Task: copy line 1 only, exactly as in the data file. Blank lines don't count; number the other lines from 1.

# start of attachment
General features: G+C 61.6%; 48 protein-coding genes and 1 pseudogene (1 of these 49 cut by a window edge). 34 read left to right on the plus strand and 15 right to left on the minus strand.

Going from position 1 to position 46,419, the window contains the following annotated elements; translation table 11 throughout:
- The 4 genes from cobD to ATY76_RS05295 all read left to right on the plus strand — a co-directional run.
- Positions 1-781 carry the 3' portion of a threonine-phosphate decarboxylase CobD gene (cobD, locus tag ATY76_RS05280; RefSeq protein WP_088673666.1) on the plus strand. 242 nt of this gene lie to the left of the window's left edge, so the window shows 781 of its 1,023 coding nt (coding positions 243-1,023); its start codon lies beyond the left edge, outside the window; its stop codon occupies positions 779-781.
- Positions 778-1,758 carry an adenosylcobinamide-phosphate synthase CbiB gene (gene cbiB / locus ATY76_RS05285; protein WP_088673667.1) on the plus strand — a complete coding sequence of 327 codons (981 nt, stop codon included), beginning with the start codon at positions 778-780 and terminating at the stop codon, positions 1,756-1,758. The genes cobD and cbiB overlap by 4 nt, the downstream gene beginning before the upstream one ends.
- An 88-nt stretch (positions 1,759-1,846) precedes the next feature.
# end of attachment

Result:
General features: G+C 61.6%; 48 protein-coding genes and 1 pseudogene (1 of these 49 cut by a window edge). 34 read left to right on the plus strand and 15 right to left on the minus strand.